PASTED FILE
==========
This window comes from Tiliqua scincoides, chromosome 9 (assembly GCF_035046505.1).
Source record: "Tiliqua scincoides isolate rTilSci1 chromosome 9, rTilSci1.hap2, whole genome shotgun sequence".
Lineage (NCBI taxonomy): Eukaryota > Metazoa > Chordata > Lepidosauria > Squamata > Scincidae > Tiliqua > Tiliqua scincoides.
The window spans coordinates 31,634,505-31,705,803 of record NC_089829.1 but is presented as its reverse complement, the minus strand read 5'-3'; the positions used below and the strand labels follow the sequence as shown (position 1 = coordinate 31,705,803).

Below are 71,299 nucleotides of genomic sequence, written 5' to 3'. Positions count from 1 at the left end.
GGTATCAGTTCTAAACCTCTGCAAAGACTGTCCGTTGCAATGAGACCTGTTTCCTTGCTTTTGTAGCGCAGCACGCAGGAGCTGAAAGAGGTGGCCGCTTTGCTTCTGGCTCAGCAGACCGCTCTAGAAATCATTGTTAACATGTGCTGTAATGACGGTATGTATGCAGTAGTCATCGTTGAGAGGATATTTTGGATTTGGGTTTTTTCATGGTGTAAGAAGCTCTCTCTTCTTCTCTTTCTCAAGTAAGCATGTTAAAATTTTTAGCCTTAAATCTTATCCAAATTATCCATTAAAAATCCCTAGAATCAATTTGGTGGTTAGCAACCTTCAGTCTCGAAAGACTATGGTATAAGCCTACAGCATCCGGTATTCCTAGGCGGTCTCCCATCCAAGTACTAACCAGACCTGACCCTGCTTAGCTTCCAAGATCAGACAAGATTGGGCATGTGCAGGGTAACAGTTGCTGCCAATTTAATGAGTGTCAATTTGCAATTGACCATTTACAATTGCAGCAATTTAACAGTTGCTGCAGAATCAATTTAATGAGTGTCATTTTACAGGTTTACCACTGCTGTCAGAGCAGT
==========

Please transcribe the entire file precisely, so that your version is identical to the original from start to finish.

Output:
This window comes from Tiliqua scincoides, chromosome 9 (assembly GCF_035046505.1).
Source record: "Tiliqua scincoides isolate rTilSci1 chromosome 9, rTilSci1.hap2, whole genome shotgun sequence".
Lineage (NCBI taxonomy): Eukaryota > Metazoa > Chordata > Lepidosauria > Squamata > Scincidae > Tiliqua > Tiliqua scincoides.
The window spans coordinates 31,634,505-31,705,803 of record NC_089829.1 but is presented as its reverse complement, the minus strand read 5'-3'; the positions used below and the strand labels follow the sequence as shown (position 1 = coordinate 31,705,803).

Below are 71,299 nucleotides of genomic sequence, written 5' to 3'. Positions count from 1 at the left end.
GGTATCAGTTCTAAACCTCTGCAAAGACTGTCCGTTGCAATGAGACCTGTTTCCTTGCTTTTGTAGCGCAGCACGCAGGAGCTGAAAGAGGTGGCCGCTTTGCTTCTGGCTCAGCAGACCGCTCTAGAAATCATTGTTAACATGTGCTGTAATGACGGTATGTATGCAGTAGTCATCGTTGAGAGGATATTTTGGATTTGGGTTTTTTCATGGTGTAAGAAGCTCTCTCTTCTTCTCTTTCTCAAGTAAGCATGTTAAAATTTTTAGCCTTAAATCTTATCCAAATTATCCATTAAAAATCCCTAGAATCAATTTGGTGGTTAGCAACCTTCAGTCTCGAAAGACTATGGTATAAGCCTACAGCATCCGGTATTCCTAGGCGGTCTCCCATCCAAGTACTAACCAGACCTGACCCTGCTTAGCTTCCAAGATCAGACAAGATTGGGCATGTGCAGGGTAACAGTTGCTGCCAATTTAATGAGTGTCAATTTGCAATTGACCATTTACAATTGCAGCAATTTAACAGTTGCTGCAGAATCAATTTAATGAGTGTCATTTTACAGGTTTACCACTGCTGTCAGAGCAGT